Research highlight

Male pygmy hippos modify their sperm to reduce competition

Nature Communications

February 29, 2012

Males in a captive pygmy hippopotamus population may be able to adjust the ratio of X- and Y-chromosomes in their sperm, in favour of producing more female offspring, finds a study published in Nature Communications this week. The work reports that this could represent a way for the males to reduce competition for females from other males in this captive population. There is evidence in some animal populations of the ability to shift the birth sex ratio from the expected equal ratio of male and female offspring. Joseph Saragusty and colleagues studied a captive population of the endangered pygmy hippopotamus (Choeropsis liberiensis) and found an excess of females, with only approximately 42% of the offspring born male. This suggests that, while most previous sex ratio shifts have been thought to be due to female choice, the males in this population may also possess a way to actively change the sex ratio in their sperm. In this case, the authors suggest that it may be beneficial for the male to do this in order to reduce future competition for mating partners.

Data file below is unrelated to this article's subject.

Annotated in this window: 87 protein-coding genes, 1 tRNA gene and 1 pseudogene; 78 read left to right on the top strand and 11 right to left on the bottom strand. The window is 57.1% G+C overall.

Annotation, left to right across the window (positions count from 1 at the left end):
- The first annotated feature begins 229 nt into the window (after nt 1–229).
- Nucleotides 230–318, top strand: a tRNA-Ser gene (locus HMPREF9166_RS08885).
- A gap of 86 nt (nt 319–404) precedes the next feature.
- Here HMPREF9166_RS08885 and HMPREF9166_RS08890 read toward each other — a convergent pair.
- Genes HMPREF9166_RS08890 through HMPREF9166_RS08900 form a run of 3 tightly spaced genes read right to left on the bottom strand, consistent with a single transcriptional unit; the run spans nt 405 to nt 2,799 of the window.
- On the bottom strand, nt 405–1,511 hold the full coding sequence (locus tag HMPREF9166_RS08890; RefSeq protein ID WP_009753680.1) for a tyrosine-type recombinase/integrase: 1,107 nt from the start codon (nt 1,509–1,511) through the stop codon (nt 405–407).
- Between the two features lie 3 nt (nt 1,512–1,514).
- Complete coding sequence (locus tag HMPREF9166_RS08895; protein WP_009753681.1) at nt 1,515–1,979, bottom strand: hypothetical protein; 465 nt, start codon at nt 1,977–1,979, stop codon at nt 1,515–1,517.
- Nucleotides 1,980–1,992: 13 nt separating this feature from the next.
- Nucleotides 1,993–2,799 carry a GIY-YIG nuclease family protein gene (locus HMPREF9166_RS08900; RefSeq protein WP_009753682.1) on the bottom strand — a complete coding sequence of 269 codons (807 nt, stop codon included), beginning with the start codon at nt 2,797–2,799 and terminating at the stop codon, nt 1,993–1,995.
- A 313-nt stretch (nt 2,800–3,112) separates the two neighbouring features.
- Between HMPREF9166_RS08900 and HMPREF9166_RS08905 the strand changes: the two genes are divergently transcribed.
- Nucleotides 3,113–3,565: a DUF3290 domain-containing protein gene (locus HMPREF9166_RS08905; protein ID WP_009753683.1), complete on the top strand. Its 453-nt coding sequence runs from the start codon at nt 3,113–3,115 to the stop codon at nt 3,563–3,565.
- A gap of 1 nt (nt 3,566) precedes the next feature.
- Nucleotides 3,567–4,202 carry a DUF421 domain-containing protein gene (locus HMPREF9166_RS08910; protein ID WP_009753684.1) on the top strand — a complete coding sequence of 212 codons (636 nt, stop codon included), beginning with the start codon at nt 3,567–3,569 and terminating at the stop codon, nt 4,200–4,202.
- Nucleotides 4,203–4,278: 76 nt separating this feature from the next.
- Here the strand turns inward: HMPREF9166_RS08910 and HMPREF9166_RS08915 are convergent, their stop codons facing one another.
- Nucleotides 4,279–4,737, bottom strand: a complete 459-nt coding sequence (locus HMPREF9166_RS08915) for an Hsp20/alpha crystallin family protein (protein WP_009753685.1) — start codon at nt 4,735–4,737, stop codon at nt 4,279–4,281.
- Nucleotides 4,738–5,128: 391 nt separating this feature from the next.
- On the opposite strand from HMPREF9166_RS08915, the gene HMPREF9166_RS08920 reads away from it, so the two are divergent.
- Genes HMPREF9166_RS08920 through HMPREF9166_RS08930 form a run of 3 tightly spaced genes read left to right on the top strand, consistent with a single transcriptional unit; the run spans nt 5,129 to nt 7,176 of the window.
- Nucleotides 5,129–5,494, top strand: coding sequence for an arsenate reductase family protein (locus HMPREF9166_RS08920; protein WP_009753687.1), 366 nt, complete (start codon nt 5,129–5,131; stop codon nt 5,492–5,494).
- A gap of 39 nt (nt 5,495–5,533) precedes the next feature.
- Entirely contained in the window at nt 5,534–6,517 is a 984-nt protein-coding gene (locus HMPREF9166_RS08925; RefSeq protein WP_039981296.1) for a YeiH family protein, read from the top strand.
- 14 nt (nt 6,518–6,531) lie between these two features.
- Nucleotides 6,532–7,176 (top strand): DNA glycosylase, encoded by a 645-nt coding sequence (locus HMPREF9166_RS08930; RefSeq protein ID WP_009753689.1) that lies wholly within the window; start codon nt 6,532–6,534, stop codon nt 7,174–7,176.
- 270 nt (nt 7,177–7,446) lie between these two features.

doi: 10.1038/ncomms1700

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